Cavessons, (also known as mouth shutters or nosebands) are commonly used in both the Western and English worlds. This piece of equipment was developed in ancient times it’s thought, by riders who needed more handling ability over their horses. It is worn under the western bridle and is often incorporated into English bridles.
Cavessons are indeed used to help keep a horse from opening its mouth to evade the pressure of the bit but there are many other things to consider when using a cavesson http://bit.ly/1NP9Lw6. When a young horse is learning to respond to the gentle pressure on the bit it’s common for him to brace the muscles in his jaw and open his mouth when he feels this pressure. This bracing goes from the jaw all the way down his neck, spine and legs. With a correctly chosen and fitted cavesson he will feel the pressure from the noseband of the cavesson and relax his jaws and lower his head rather than brace. The strap running under the nose will help support the chin. This has a relaxing effect all the way through his body. The cavesson also helps to prevent him from putting his tongue over the bit or crossing his jaws, both common evasion maneuvers young horses may use regardless of how soft the riders hands are on the reins.
Proper fit is critical for a good response. A cavesson should be placed on the nose about midway between the prominent bones of the cheek and the mouth. This is generally 1-2 inches below the cheek bones. The nose becomes more delicate towards the nostrils, so it’s important to observe where the cavesson is placed and the response of the horse. It should be adjusted so you can run 1 or 2 fingers underneath the cavesson all the way around. The horse must be able to open its mouth slightly to chew in order to relax so must have enough space under the cavesson to move his cheek (masseter) muscles.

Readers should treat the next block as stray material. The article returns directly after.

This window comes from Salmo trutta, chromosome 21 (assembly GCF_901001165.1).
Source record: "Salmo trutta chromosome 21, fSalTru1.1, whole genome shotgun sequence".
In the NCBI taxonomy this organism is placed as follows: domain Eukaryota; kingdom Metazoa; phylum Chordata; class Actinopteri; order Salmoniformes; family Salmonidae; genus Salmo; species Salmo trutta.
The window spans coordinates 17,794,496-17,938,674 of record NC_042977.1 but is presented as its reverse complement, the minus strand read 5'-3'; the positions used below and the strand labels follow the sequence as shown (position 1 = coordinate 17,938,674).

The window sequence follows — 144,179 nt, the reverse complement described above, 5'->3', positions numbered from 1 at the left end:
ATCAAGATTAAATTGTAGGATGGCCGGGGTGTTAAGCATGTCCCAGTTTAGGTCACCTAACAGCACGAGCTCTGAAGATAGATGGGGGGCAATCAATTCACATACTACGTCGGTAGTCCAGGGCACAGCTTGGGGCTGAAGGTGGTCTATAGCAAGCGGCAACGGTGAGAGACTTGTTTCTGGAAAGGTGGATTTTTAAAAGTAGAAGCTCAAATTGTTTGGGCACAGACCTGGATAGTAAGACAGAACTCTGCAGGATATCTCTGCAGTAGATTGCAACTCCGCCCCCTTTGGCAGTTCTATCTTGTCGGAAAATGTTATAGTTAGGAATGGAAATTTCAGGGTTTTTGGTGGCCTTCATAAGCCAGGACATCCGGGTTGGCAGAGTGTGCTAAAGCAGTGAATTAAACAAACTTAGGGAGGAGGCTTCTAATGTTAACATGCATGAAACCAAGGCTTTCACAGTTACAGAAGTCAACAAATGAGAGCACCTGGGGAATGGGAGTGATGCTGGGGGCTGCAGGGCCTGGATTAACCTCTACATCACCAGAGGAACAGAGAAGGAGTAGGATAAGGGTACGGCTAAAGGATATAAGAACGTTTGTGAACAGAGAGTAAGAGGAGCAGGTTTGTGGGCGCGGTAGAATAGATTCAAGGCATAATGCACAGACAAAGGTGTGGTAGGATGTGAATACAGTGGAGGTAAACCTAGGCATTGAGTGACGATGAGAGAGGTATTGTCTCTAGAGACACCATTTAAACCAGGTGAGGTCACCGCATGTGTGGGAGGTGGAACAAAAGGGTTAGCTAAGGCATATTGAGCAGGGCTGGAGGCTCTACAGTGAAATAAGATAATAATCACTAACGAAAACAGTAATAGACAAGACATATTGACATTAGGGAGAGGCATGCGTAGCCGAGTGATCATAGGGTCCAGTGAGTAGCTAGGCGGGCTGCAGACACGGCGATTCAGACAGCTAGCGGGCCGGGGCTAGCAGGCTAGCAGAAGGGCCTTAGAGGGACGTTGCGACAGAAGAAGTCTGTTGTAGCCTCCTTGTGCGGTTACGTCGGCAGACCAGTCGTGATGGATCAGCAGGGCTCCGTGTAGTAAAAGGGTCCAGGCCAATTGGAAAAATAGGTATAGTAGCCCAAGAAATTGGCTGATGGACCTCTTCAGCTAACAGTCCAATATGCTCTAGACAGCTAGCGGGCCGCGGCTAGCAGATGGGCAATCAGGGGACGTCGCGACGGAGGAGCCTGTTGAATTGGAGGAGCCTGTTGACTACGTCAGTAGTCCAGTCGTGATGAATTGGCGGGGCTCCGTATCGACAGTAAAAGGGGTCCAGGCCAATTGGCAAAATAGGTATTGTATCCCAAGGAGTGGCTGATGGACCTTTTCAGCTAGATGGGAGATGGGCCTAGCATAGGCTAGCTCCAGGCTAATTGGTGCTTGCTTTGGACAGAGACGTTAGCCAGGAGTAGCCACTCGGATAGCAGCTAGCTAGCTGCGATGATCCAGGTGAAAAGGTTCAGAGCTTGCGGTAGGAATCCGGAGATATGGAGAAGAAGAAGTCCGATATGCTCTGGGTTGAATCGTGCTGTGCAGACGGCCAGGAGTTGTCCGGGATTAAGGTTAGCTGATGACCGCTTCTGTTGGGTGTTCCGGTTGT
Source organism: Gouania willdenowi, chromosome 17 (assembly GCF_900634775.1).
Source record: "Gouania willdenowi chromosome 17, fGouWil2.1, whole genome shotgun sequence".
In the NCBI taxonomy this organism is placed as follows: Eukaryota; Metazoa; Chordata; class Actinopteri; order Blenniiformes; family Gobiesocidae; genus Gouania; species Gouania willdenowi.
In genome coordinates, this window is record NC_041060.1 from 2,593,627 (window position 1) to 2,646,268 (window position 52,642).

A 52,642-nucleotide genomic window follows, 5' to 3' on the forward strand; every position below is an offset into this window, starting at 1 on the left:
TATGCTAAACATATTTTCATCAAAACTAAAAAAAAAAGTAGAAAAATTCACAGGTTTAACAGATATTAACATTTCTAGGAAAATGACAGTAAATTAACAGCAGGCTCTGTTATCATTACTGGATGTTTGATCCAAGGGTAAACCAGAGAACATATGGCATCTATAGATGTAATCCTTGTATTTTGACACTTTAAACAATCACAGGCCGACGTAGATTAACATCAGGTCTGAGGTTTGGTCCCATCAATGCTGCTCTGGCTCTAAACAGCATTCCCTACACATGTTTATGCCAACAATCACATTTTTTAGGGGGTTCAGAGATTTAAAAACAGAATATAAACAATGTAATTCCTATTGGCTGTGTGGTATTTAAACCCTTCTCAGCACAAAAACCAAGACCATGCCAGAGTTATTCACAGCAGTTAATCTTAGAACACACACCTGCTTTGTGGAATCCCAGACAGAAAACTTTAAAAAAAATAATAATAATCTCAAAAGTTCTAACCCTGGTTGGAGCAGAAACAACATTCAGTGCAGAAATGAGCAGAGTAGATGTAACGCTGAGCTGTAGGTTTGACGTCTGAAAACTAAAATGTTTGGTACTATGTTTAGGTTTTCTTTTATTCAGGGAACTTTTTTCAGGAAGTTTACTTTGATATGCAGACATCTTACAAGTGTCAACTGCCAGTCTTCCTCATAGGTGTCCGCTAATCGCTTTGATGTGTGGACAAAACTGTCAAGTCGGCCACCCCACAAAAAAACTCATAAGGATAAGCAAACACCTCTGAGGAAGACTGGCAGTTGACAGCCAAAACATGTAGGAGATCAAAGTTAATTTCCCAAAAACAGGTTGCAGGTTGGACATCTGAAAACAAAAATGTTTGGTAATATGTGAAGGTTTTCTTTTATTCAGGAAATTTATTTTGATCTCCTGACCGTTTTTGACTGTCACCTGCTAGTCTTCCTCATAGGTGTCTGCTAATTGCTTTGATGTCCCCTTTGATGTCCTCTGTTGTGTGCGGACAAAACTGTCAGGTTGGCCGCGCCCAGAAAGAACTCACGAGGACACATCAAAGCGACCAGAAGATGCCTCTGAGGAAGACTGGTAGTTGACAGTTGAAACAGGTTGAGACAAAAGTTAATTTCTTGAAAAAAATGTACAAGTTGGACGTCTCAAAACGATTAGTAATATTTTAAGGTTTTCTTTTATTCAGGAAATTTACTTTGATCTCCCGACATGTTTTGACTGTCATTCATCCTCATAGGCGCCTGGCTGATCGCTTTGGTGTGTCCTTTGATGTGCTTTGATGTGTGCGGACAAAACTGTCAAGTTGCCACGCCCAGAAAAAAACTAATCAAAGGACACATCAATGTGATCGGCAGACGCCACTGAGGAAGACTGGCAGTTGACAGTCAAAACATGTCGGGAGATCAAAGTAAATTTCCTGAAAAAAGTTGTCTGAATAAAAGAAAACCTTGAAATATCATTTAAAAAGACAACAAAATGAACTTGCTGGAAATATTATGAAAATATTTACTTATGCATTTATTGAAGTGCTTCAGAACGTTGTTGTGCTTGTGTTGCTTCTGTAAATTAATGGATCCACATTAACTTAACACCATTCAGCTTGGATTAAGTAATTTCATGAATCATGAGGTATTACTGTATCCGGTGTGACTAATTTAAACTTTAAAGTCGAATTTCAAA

Adjustment that’s too tight will prevent the horse from being able to relax his jaw and flex his head and body as mentioned previously. When this happens, the rider will end up pulling harder on the reins to force the horse into proper head carriage and frame. Cavessons adjusted too tightly can also squeeze the inside of the cheek against the teeth.
Individual horses respond differently to the type and adjustment of a cavesson. A sensitive horse may work better with one made of flat leather straps http://bit.ly/1jAYH98 or soft cord http://bit.ly/1M6Sl7L and adjusted loosely. A less sensitive horse may respond better to one made of a harder rope with braided rawhide on the noseband http://bit.ly/1RWiJGr and prefer a snug fit. It’s important to experiment with different adjustment and type to find the ideal fit and response.
The cavesson can remain an important part of your training equipment throughout the entire training process. Dennis Moreland Tack builds a full line of handmade cavessons so you can get the perfect one to give your horses the opportunity to learn and respond at their top potential: http://bit.ly/1NP9Lw6. We’re happy to answer questions. Please call 817-312-5305 or write us at [email protected] .
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